Let's talk about six, baby 

Liverpool started the year boasting the second-longest unbeaten home run in the history of England's top division: they had gone 68 games without defeat after losing 2-1 to Crystal Palace in April 2017, a streak only bettered by Chelsea (86 games ending in October 2008).

Then, they lost 1-0 to Burnley at Anfield. Then, 1-0 to Brighton and Hove Albion at Anfield. After that came a 4-1 battering by Manchester City, an almost unthinkable 2-0 loss to Everton, and then another pair of 1-0 defeats, this time to Chelsea and Fulham... and all at Anfield.

Six consecutive home defeats: something never endured by any Liverpool team before, nor any reigning champion of England's top flight.

Pep-pered with records

City were top of the Premier League on Christmas Day for the third time in their history. They won the league on the previous two occasions (in 2011 and 2017), so the omens are positive for 2021-22 – not that they need much divine intervention right now.

The reigning champions, boasting a 10-match winning streak, broke the record for the most victories in a calendar year in England's top flight with their 34th of 2021 against Newcastle United this month. The previous best was 33 set by Bob Paisley's Liverpool in 1982.

In the process, Pep Guardiola's men also set a new top-tier record of 18 away wins in a single year, beating the previous best of 17 set by Bill Nicholson's famous Tottenham side of 1960-61. Oh, and their 112 goals scored in 2021 is the best such calendar-year return in the Premier League era.

An Argentine tango – and a Messi divorce

Lionel Messi ends 2021 with 23 goals and eight assists in LaLiga, the most direct goal involvements of any player aside from Karim Benzema (41). And he hasn't played in the competition since May.

Messi's tearful departure from Barcelona, who decided they simply couldn't afford to keep the player they previously couldn't afford to lose, heralded the end of an era in Spanish football. It hasn't gone particularly well for either party, either: Barca, who sacked Ronald Koeman in November, sit seventh in LaLiga, while Messi has scored one goal in 11 Ligue 1 games for Paris Saint-Germain.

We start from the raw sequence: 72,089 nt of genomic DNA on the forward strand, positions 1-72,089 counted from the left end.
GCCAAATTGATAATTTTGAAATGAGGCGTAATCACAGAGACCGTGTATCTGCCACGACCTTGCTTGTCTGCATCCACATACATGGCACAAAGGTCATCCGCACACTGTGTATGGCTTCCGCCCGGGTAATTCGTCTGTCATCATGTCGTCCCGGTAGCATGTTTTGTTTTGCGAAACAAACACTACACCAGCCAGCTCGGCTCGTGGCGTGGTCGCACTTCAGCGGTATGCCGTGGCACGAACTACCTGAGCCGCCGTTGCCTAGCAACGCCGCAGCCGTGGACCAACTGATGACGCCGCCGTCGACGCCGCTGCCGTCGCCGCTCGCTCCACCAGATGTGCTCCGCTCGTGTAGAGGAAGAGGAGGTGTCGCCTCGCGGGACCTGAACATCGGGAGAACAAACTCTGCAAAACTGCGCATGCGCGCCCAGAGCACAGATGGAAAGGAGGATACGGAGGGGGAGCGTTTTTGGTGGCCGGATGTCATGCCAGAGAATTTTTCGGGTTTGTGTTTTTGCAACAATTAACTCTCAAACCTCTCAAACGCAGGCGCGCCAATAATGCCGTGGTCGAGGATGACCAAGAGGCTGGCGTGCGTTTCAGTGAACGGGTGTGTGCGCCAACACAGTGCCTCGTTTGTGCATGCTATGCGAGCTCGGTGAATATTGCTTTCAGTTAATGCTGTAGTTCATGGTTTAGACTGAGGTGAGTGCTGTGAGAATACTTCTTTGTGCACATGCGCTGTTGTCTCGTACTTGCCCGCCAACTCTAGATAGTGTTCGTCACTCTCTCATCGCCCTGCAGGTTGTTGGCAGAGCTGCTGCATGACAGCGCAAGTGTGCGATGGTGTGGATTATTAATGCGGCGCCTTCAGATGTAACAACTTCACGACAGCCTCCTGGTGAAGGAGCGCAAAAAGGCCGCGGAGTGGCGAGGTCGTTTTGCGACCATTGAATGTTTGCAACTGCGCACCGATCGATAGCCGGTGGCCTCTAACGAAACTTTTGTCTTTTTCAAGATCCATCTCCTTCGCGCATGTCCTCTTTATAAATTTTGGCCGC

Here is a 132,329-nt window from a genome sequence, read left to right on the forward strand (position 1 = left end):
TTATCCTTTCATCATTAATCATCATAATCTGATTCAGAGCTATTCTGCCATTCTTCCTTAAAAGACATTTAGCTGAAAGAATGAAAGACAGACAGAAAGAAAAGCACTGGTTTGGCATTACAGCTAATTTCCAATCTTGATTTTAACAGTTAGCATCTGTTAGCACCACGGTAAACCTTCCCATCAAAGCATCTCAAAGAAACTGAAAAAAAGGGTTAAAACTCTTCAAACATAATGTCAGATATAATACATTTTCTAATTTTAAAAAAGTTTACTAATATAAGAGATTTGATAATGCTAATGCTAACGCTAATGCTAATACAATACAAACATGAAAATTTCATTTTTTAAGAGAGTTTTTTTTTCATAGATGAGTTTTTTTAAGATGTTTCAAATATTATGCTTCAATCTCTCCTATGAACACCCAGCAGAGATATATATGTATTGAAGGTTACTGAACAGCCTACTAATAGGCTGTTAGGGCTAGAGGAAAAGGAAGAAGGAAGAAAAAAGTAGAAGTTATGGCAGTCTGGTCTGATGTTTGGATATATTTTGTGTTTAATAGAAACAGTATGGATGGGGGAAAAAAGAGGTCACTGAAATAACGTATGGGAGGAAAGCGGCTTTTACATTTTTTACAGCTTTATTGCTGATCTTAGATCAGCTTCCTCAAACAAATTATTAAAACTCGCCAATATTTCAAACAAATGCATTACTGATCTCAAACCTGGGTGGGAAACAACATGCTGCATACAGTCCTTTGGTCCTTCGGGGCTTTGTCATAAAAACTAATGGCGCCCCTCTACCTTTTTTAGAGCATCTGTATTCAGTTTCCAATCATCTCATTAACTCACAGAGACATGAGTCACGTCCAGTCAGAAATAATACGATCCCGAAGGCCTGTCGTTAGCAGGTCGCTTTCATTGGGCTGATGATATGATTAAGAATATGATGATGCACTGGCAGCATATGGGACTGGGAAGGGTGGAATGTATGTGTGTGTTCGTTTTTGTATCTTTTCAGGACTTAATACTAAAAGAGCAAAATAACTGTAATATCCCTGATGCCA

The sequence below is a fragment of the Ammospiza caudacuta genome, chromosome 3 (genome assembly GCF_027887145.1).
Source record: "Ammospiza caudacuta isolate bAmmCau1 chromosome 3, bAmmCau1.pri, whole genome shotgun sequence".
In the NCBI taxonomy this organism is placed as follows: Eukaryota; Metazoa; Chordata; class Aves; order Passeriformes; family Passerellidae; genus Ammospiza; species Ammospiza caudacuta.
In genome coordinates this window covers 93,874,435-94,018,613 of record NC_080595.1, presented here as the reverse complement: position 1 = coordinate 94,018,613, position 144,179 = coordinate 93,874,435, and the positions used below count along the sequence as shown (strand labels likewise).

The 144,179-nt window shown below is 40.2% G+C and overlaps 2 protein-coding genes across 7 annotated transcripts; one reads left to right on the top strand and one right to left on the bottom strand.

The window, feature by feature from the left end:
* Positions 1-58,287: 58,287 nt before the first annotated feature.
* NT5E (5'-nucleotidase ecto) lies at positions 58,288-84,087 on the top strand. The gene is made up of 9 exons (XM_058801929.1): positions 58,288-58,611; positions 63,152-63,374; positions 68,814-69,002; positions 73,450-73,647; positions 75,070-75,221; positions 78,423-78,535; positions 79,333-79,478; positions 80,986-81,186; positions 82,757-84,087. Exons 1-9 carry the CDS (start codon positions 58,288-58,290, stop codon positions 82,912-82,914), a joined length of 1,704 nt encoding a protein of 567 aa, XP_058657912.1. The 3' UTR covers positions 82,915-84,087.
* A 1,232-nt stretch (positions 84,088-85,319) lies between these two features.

Club football might have been more of a nightmare than a dream for Messi this year, but the same cannot be said for his international exploits. He was the joint-top goalscorer and the tournament's best player as Argentina finally ended their long wait for silverware, defeating Brazil 1-0 in the final of the Copa America. It was enough to secure Messi a record-extending seventh Ballon d'Or, even though he seemed to think Lewandowski actually deserved to win (and, let's be honest, a lot of us did).

It's a Lille bit funny...

Last season, Paris Saint-Germain replaced Tuchel with Mauricio Pochettino ostensibly so they might win the Champions League. Instead, while Tuchel took Chelsea to European glory within just five months, Pochettino's PSG could not even keep hold of their Ligue 1 crown.

Lille won the French top flight for the fourth time in their history, becoming only the fourth side to win it at least twice since the turn of the century (the others being PSG, of course, Monaco and Lyon). Their triumph was inspired by the late-career renaissance of Burak Yilmaz: his 16 league goals were the most scored by anyone over the age of 35 in Europe's top five leagues last season, with the exception of Cristiano Ronaldo (29).